Log in

No account? Create an account
Eroticdreambattle [entries|archive|friends|userinfo]
Tony Grist

[ userinfo | livejournal userinfo ]
[ archive | journal archive ]

The Duat [Dec. 16th, 2004|08:56 am]
Tony Grist
The ancient Egyptians put a lot of effort into preparing for the next life. They thought it would be just like life on earth. One would have parties with musicians and dancing girls, one would go wild-fowling among the reed-beds, one would ride in one's chariot or go boating in one's felucca. By imagining this future life one made it real.

And one backed up one's imagination with images. The dead person was launched into the afterlife in a little capsule full of painting and sculpture. Everything she would need was there in picture form. She would open her eyes in the dark and look around and see mirror and comb and fish-spear and fowling-net and heaps of fruit and bottles of palm wine.

It was a very powerful magic. The Egyptian otherworld- the Duat- still exists. With the right passwords, the right nod to the gate-keepers, one can go into it and look around.

I had a friend who did just that. She had friends in the Duat. They told her that after three- four- thousand years the magic is beginning to weaken and many of the old ghosts are giving up on it and dropping back into incarnation.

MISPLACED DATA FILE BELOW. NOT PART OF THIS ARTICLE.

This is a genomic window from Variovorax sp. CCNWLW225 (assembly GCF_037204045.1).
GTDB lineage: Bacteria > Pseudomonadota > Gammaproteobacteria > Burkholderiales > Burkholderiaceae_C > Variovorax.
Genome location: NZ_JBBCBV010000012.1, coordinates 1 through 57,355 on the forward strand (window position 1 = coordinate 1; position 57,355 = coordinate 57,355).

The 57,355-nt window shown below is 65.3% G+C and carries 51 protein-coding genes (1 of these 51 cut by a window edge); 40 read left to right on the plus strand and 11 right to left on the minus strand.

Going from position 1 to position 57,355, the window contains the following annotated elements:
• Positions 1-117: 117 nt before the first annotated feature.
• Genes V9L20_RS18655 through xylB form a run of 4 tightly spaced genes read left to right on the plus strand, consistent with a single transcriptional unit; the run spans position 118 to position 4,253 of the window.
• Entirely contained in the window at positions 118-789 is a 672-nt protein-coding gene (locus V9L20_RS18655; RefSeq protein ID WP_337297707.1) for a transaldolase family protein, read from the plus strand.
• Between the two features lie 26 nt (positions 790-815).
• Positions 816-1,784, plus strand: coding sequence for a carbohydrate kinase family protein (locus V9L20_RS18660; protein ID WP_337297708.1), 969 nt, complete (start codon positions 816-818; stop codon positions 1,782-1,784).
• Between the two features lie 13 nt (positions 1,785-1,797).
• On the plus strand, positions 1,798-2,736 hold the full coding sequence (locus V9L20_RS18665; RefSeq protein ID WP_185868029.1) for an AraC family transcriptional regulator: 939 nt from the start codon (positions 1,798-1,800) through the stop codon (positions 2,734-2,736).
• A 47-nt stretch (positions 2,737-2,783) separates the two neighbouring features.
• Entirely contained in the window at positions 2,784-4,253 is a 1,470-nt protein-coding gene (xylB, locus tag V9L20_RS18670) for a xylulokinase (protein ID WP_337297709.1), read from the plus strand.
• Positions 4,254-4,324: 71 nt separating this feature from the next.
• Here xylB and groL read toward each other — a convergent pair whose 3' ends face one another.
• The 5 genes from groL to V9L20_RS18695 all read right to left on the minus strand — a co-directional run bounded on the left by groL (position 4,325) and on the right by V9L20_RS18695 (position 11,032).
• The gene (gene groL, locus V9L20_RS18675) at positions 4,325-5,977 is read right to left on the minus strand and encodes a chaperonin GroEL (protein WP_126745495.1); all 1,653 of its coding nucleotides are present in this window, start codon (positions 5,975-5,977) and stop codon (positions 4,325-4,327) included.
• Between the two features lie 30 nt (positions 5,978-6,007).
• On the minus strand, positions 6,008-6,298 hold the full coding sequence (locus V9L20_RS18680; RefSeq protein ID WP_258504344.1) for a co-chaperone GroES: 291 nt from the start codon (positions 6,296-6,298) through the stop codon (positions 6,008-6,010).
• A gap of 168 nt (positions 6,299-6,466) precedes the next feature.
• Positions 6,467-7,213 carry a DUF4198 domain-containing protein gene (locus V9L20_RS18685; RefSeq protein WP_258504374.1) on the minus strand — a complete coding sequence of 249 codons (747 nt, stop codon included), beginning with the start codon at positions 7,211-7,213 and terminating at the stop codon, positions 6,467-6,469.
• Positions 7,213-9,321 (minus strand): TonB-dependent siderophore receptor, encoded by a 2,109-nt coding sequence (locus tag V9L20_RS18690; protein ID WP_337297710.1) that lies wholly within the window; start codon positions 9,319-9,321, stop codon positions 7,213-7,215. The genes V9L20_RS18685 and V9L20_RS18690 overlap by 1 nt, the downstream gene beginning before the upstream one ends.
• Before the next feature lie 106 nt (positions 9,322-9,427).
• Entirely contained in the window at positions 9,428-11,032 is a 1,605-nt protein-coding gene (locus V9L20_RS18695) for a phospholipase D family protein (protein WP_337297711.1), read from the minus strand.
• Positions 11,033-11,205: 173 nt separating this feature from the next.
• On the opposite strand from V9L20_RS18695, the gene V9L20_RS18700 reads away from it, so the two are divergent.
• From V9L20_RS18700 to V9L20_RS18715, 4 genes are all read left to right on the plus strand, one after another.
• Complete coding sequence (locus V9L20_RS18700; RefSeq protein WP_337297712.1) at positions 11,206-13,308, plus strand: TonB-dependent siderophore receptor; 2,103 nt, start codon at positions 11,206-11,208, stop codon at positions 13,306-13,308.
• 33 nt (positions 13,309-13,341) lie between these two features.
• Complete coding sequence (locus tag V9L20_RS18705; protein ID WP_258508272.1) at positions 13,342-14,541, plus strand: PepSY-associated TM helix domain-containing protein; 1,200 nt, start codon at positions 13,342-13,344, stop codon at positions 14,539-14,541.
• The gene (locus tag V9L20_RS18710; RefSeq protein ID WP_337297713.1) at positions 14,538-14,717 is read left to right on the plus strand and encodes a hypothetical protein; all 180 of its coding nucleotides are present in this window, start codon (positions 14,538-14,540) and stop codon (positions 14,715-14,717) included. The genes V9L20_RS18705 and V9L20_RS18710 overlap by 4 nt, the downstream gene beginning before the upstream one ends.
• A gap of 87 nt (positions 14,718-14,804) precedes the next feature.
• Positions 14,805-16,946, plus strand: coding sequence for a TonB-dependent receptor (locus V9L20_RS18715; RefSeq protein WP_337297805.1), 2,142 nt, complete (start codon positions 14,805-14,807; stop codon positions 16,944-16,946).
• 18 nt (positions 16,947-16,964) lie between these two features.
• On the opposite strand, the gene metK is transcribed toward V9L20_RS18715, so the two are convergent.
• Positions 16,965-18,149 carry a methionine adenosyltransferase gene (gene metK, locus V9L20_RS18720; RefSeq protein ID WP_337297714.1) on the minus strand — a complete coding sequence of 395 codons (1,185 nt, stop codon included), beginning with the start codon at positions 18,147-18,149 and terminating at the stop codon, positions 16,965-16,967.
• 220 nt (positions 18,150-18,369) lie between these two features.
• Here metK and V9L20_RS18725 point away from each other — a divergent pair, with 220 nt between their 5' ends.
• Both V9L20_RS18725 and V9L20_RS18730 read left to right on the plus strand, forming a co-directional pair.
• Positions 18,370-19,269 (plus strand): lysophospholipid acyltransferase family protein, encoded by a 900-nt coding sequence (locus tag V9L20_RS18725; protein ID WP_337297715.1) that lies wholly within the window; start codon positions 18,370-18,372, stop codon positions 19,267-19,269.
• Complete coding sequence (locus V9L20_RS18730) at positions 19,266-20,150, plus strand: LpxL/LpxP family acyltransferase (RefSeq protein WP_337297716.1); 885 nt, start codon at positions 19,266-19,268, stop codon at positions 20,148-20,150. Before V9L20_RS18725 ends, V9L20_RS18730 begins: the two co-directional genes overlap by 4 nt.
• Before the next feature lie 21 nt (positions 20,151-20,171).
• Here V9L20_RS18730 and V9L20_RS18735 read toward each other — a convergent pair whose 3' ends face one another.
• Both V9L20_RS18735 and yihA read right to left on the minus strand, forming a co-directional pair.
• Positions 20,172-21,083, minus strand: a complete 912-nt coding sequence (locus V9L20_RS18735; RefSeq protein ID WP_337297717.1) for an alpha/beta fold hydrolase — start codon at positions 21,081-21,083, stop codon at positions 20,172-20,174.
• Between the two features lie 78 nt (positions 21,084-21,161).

Three thousand years of partying and wild-fowling and boating and chariot-driving- I can see how it might pall- how one might feel as if one were stuck on a dead end street. Perhaps through the thinning walls of magic one might get glimpses of other worlds and be curious about them.

The afterlife is a static place. We create it from what we know in this life. Once we are dead the stream of experience dries up- and we can add nothing to our store of image and emotion. Our magnificent imaginings may keep us happy in our heavens for a long, long time, but in the end, if we've got anything about us, we'll be craving something new.

And so we come back to earth. It's the workshop of the universe. All other worlds are created here.

[User Picture]From: jackiejj
2004-12-16 03:06 pm (UTC)
I remember reading one odd (and convincing) story about a man who had died (he returned after being revived) and was afraid of his body! A nice twist on ghost stories.

Another man came back from the dead muttering something about Bell's Theorem--a quantum theory about nonlocal events.

I found that particularly thrilling, since at the time I was all excited about quantum physics being the way to understand God.

(Morton Kelsey, a famous Episcopal priest and writer, lectured at a Jungian conference I attended in the early 90s, and he told us he thought a course in quantum physics should be required for all seminarians. Another thrill. But that was the zeitgeist of the 90s.)
(Reply) (Parent) (Thread)
[User Picture]From: poliphilo
2004-12-16 03:25 pm (UTC)
The zeitgeist seems to have received a slap in the face and been sent staggering backwards. I don't hear of anything interesting happening in the world of theology today. Maybe I'm out of touch, but all that reaches me here is the rumble of homophobia.

(Reply) (Parent) (Thread)